Sotiris Giousios, Senior Tax Partner at Grant Thornton Greece, discusses how the OECD’s Program of Work to Develop a Consensus Solution to the Tax Challenges Arising from the Digitalization of the Economy (BEPS Action Plan One) could transform taxation for MNEs as we know it.
The G20 has endorsed the OECD’s BEPS Action Plan One and is committed to working toward a consensus-based long term solution by the end of 2020. What do you think is the greatest danger in this effort?
While global consensus is clearly preferable to the current fragmented approach to taxing digitally-derived revenue, the OECD’s search for a solution could end up heightening the risk of double taxation for all businesses rather than just big tech giants. And under the reallocation of profits and minimum tax proposals that have emerged following a recent round of consultations, the arm’s length principle that has governed transfer pricing for decades could become obsolete, with all the upheaval that would result.
So, what is being proposed within the OECD’s work program?
The OECD and certain European jurisdictions have floated various ideas for dealing with profit allocation. The starting premise is that group profit should be reallocated to “market jurisdictions” based on a wider definition of a business presence nexus, which will have a lower threshold than the current physical presence requirement. There are three alternatives:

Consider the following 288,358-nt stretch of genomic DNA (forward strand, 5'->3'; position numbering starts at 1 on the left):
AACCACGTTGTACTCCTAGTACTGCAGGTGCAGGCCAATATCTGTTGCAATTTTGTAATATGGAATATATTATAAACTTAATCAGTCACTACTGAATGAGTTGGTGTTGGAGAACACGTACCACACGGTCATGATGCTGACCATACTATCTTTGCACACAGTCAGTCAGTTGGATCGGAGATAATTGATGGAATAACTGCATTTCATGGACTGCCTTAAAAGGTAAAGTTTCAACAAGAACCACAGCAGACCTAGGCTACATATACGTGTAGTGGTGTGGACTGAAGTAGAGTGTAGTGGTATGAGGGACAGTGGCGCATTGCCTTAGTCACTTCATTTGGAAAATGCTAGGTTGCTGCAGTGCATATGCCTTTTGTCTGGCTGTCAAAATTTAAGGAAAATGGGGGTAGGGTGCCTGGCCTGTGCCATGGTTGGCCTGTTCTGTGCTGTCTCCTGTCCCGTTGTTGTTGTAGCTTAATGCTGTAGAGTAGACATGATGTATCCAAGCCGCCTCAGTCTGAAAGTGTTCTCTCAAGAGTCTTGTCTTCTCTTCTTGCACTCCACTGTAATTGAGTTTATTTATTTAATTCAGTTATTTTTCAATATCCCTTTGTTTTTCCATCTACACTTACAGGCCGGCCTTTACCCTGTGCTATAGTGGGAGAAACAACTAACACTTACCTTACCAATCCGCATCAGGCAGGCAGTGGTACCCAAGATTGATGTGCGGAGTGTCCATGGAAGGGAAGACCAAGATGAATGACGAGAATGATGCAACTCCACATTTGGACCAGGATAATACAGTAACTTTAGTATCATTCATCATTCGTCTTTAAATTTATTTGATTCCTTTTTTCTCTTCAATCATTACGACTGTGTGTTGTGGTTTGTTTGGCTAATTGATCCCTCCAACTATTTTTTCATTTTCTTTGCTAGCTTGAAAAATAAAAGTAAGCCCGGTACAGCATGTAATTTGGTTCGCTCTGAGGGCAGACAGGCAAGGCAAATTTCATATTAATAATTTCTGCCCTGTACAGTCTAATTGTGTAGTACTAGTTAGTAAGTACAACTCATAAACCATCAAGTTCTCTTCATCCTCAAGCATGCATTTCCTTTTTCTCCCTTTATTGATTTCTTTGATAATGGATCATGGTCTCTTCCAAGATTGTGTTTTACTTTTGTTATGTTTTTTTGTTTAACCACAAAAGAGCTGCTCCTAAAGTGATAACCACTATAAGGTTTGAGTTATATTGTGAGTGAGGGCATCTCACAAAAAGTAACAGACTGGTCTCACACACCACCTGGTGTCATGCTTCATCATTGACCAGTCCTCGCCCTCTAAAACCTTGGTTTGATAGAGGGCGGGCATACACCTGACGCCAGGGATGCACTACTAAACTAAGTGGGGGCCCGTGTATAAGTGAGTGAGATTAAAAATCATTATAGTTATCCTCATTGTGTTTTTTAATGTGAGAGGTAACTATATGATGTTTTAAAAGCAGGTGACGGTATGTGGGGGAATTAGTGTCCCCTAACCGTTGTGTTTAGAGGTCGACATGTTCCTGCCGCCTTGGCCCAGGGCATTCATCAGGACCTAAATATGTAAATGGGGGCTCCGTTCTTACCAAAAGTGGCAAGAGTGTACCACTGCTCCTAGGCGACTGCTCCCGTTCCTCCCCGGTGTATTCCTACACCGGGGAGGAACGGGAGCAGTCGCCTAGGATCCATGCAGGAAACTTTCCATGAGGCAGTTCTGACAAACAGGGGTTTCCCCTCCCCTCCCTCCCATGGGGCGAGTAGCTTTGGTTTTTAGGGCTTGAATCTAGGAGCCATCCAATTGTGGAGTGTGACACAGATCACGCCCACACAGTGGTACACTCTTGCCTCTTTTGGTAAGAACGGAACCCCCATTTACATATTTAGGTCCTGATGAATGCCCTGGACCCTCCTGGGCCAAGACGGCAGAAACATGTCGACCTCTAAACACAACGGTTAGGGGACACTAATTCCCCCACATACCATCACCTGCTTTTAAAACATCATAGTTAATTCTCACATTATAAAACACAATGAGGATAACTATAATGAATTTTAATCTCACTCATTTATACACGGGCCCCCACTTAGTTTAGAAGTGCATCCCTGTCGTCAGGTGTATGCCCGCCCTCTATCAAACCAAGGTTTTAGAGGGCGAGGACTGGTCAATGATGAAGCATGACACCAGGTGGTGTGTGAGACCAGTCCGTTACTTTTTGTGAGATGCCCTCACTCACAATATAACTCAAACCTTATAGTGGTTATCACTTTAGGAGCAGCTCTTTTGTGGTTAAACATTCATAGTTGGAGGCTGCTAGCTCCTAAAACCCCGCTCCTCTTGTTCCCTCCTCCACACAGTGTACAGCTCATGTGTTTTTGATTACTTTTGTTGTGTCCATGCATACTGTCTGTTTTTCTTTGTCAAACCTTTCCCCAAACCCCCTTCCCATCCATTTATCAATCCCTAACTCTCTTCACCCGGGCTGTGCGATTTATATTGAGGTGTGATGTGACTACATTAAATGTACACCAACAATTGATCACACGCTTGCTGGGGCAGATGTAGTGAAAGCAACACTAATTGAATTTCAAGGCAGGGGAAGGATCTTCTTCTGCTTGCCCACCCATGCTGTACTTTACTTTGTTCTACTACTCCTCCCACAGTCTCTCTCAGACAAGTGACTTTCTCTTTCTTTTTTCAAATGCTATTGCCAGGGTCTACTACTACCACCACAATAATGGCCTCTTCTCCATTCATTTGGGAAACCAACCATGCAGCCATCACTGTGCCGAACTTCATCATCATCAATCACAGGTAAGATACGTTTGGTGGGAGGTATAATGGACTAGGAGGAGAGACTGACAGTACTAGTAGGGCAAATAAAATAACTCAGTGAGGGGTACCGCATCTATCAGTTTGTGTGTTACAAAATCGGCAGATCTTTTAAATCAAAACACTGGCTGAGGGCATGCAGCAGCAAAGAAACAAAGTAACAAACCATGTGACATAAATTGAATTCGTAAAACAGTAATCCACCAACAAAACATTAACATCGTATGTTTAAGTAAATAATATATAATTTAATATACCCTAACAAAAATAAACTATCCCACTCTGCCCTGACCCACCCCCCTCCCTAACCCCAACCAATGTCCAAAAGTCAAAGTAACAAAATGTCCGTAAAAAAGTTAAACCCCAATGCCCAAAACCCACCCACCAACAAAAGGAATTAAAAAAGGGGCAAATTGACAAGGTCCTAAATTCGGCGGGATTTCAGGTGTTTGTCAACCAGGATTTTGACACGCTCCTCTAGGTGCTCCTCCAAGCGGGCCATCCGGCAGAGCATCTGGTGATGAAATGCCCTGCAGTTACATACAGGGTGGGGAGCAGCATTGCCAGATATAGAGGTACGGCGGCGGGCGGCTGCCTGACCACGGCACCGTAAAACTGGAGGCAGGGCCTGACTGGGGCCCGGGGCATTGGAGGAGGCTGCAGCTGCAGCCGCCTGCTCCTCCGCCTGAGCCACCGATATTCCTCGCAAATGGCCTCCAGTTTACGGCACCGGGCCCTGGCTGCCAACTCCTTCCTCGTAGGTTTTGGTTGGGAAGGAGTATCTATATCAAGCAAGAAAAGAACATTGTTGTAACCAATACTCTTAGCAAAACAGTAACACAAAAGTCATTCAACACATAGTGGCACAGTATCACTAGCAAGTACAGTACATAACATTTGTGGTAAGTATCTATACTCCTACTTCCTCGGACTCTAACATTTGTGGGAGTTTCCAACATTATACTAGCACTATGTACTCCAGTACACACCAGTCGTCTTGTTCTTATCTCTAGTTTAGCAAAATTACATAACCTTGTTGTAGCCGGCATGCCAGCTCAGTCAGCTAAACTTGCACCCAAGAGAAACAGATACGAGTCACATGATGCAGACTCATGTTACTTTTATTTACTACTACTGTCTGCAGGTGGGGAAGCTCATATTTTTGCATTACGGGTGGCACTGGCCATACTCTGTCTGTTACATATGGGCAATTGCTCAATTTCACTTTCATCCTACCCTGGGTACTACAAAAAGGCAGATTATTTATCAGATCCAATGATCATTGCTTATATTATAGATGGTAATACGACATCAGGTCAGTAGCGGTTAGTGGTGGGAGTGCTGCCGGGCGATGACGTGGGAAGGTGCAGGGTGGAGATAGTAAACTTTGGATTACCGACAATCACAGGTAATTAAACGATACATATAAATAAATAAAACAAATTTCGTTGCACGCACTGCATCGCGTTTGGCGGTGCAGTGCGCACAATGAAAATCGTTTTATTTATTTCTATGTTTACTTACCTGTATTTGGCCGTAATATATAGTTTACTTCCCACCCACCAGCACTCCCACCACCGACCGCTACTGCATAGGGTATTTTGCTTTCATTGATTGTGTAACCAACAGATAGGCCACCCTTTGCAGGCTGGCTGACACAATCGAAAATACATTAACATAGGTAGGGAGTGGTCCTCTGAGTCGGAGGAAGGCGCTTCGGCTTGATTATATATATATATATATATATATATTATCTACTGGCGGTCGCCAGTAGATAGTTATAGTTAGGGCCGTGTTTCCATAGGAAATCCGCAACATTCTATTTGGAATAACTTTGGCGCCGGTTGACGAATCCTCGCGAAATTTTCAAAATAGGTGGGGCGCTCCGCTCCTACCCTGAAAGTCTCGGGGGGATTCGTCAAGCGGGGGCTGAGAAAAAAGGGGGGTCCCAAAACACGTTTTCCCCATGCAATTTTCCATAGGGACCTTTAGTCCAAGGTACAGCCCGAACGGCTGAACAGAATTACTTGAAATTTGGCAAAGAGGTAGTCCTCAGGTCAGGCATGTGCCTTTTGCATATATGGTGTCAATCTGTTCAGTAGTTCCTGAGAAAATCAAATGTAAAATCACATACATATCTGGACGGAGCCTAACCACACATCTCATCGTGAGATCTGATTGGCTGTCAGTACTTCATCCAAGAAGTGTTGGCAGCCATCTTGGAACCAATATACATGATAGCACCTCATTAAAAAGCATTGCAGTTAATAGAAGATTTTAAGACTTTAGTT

MRPS: This is closest to traditional transfer pricing principles, but like the other options, it seeks to allocate a portion of a multinational enterprise’s (MNE) income to market jurisdictions.
Fractional apportionment: Rather than looking at whether profit is routine or not, the allocation would be based on a formula that considers pre-set profit allocation keys. These allocation keys could consider the number of employees, assets, sales, users or other relevant criteria such as advertising.
Distribution-based: Drawing on ideas put forward during the recent consultations, the allocation of income to the market jurisdiction would be based on the level of marketing activity, distribution and user-related activities (e.g. giving a return to the market jurisdiction of a fixed percentage of sale). This would most probably need to take account of other levers, such as the overall level of profitability.
What is the OECD’s aim?
The OECD seeks to compensate for diversion of taxable income from high to low tax jurisdictions by imposing a minimum tax. Its program of work outlines significant changes to the taxation of controlled foreign corporation (CFC) income, which will effectively result in a minimum tax and reduce the level of tax competition between jurisdictions. There are two components to the proposal: a minimum tax and a base erosion payment measure.
What we have to be careful?
The OECD’s program of work marks an important milestone in international tax reform. While the focus is on digital business, measures such as minimum tax and reallocation of profits from where value is created to where it is consumed will have a profound impact on all MNEs. Ultimately, the OECD’s program of work is significant because of its wider consequences, unintended or otherwise. This includes the threat to the arm’s length principle, which, whilst sometimes complex and imperfect, has done the job that is needed. Without it, a whole new playbook for transfer pricing will be needed.